Secretary-General Ban Ki-moon today said the United Nations continues to teach the universal lessons of the Holocaust.
In his remarks at the seventh annual International Day of Commemoration in Memory of the Victims of the Holocaust. Mr. Ban said the world’s body honours the memory of the more than 1.5 million boys and girls who perished in the Holocaust.
Mr. Ban also stressed the need to speak out against intolerance and to protect the lives and human rights of children around the world.
“We will never know what these children might have contributed to our world. And among the survivors, many were too shattered to tell their stories. Today, we seek to give voice to those accounts.” – Mr. Ban
Mr. Ban highlighted that the UN strives to promote children’s rights and aspirations every day and everywhere.
“Today, as we remember all those lost during the Holocaust – young and old alike – I call on all nations to protect the most vulnerable, regardless of race, colour, gender or religious beliefs.” -Mr. Ban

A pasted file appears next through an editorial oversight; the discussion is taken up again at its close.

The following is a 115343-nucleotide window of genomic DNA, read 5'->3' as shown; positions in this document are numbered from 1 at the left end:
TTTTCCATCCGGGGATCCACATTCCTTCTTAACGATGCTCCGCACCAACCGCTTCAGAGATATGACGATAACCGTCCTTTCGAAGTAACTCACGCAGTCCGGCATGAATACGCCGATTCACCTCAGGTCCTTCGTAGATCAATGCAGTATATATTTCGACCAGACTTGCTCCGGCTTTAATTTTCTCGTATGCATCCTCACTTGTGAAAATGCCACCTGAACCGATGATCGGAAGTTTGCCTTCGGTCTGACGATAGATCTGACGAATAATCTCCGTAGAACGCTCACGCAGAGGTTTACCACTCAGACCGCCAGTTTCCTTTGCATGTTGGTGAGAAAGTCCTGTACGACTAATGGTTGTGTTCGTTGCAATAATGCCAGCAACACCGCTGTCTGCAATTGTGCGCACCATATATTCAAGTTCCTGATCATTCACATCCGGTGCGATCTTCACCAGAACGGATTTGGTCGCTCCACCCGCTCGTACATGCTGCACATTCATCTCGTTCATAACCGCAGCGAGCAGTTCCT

The UN held a ceremony at its New York Headquarters today to mark the International Day, which is observed annually on 27 January, the anniversary of the liberation of the Auschwitz death camp.
This year’s commemorations are dedicated to the children who faced the terror and tragedy of the Holocaust-those who lived and those whose lives were taken.
The event marked the culmination of a series of events held this week, focusing on the theme “Children and the Holocaust,” that included film screenings, exhibits and talks, sharing children’s stories during that era and spreading awareness of their experiences.
Of the nine million Jews who had resided in Europe before the Holocaust, approximately two-thirds perished. In particular, over one million Jewish children were killed in the Holocaust, as were approximately two million Jewish women and three million Jewish men.
Jews and others frequently use the term Shoah, Hebrew for “catastrophe,” to refer to the Holocaust. After the start of World War II, German Chancellor Adolf Hitler created forced-labor and death camps throughout Europe to execute the “final solution of the Jewish question.” The Nazis persecuted other groups they deemed racially ‘inferior,’ including Gypsies, the physically and mentally disabled, gays and lesbians, Soviet prisoners of war, Poles, communists and numerous minority groups. The Nazi regime initially constructed forced-labor camps to imprison Jews, but as early as 1941 built extermination camps designed solely for the quick and efficient mass murder of Jews and others.